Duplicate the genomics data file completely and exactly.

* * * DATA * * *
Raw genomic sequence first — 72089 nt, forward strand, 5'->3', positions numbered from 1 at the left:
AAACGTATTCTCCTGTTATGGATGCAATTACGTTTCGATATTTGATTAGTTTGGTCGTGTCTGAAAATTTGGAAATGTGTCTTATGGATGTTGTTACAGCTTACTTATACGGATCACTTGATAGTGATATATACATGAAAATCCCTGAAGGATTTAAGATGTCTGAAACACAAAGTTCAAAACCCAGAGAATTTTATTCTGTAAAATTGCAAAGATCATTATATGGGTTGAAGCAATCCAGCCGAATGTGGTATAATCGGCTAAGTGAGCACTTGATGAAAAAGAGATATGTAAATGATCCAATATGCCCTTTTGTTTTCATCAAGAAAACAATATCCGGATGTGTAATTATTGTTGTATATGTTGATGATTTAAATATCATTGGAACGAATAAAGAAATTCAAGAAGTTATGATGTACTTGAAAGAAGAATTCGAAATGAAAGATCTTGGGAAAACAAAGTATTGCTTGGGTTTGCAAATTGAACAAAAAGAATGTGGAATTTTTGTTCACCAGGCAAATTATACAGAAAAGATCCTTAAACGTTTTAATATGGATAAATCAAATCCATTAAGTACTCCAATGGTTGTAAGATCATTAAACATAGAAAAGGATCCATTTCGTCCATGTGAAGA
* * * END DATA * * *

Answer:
Raw genomic sequence first — 72089 nt, forward strand, 5'->3', positions numbered from 1 at the left:
AAACGTATTCTCCTGTTATGGATGCAATTACGTTTCGATATTTGATTAGTTTGGTCGTGTCTGAAAATTTGGAAATGTGTCTTATGGATGTTGTTACAGCTTACTTATACGGATCACTTGATAGTGATATATACATGAAAATCCCTGAAGGATTTAAGATGTCTGAAACACAAAGTTCAAAACCCAGAGAATTTTATTCTGTAAAATTGCAAAGATCATTATATGGGTTGAAGCAATCCAGCCGAATGTGGTATAATCGGCTAAGTGAGCACTTGATGAAAAAGAGATATGTAAATGATCCAATATGCCCTTTTGTTTTCATCAAGAAAACAATATCCGGATGTGTAATTATTGTTGTATATGTTGATGATTTAAATATCATTGGAACGAATAAAGAAATTCAAGAAGTTATGATGTACTTGAAAGAAGAATTCGAAATGAAAGATCTTGGGAAAACAAAGTATTGCTTGGGTTTGCAAATTGAACAAAAAGAATGTGGAATTTTTGTTCACCAGGCAAATTATACAGAAAAGATCCTTAAACGTTTTAATATGGATAAATCAAATCCATTAAGTACTCCAATGGTTGTAAGATCATTAAACATAGAAAAGGATCCATTTCGTCCATGTGAAGA